War of the Rebellion: Serial 124 Page 0021 UNION AUTHORITIES.

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transportation, organization, supplies, subsistence, arms, and equipments of such volunteers.

EDWIN M. STANTON,

Secretary of War.

WAR DEPARTMENT,

Washington City, January 27, 1863.

Honorable WILLIAM H. SEWARD,

Secretary of State:

SIR: In reply to your communication of this date relative to the communication of the Chevalier Bertinatti in regard to cannon for certain Italian war steamers now in progress of construction, I have the honor to reply that as it is found impossible to have cannon cast as rapidly as the requirements of our own service demand, it is regarded by this Department as a military necessity that no foreign Governments should be allowed to obtain cannon from any of our foundries during the present war.

I have the honor to be, your obedient servant,

EDWIN M. STANTON,

Secretary of War.

IN THE STATE OF THE UNITED STATES,

January 31, 1863.

Resolved, That the President be requested, if not incompatible with the public interest, to communicated to the Senate any orders issued by the Secretaries of War and of the Treasury in regard to a general prohibition to export arms and munitions of war from the United States, and especially to the Mexican Republic, and any orders in regard to the exportation of articles contraband of war for the use of the French army invading Mexico.

Attest:

J. W. FORNEY,

Secretary.

WASHINGTON, D. C., January 31, 1863.

Honorable E. M. STANTON,

Secretary of War:

SIR: The attention of Congress was called some months ago, through the Secretary of War, by committees of officers of Engineers and Topographical Engineers to the importance of uniting the two corps, and a bill was presented for that purpose, but failed to pass both Houses. Since then a new organization has been given to our armies, which seems to require some changes in the bill then presented. The inclosed draft of bill seems well calculated to accomplish the desired object. At present there are in our service, two distinct branches of engineers originally having distinct functions, but many of their duties being now common to both, I think the interests of the service will be promoted by uniting the Engineers andngineers into a single corps of about the same numerical strength.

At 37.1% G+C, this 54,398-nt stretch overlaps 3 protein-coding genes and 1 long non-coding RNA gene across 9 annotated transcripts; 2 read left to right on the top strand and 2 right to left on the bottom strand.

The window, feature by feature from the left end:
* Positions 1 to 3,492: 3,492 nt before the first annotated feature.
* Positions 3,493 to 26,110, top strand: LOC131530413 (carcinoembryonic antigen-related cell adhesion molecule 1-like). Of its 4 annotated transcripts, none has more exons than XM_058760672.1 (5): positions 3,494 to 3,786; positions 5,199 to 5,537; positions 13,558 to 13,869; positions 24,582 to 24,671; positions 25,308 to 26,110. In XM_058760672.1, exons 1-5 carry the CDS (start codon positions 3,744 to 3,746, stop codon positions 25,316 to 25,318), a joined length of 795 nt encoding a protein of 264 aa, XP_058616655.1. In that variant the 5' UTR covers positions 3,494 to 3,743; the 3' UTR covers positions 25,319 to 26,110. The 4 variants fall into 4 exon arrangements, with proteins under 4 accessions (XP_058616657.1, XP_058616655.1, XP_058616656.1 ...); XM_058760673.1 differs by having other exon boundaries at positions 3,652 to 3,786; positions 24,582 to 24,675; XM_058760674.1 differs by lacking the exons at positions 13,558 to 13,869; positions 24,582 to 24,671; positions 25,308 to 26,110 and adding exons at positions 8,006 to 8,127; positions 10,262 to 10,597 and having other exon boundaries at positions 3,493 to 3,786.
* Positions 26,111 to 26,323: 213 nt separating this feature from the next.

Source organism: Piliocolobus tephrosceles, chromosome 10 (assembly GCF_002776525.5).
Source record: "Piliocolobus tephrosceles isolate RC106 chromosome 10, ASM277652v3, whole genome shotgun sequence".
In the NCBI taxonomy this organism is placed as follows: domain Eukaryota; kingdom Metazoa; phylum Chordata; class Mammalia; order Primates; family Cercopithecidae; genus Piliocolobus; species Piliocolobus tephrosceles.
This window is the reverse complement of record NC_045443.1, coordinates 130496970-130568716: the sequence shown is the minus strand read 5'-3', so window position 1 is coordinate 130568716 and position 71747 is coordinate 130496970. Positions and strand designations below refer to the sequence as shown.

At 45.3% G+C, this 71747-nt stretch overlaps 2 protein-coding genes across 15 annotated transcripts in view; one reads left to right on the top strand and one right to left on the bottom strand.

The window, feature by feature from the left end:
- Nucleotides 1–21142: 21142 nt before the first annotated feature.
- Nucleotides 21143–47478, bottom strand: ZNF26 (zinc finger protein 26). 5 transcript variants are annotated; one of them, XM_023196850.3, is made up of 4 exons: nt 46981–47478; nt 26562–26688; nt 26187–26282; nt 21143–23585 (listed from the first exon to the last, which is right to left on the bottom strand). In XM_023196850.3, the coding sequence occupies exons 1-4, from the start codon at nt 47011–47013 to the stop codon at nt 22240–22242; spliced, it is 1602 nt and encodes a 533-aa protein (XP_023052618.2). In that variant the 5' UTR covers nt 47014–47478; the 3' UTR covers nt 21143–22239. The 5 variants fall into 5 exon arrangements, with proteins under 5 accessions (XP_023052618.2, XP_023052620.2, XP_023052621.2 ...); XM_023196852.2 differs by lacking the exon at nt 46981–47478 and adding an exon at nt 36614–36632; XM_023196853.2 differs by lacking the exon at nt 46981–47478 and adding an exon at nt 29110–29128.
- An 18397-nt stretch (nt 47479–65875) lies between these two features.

From a faulty organization of their corps, these engineers, though graduating higher in their classes, have generally been junior in rank to those below them at the Military Academy, and hence as large a number as were permitted have, in the present war, eagerly embraced the opportunity of obtaining higher promotion in the volunteers, thus depriving their corps of their professional services, so essential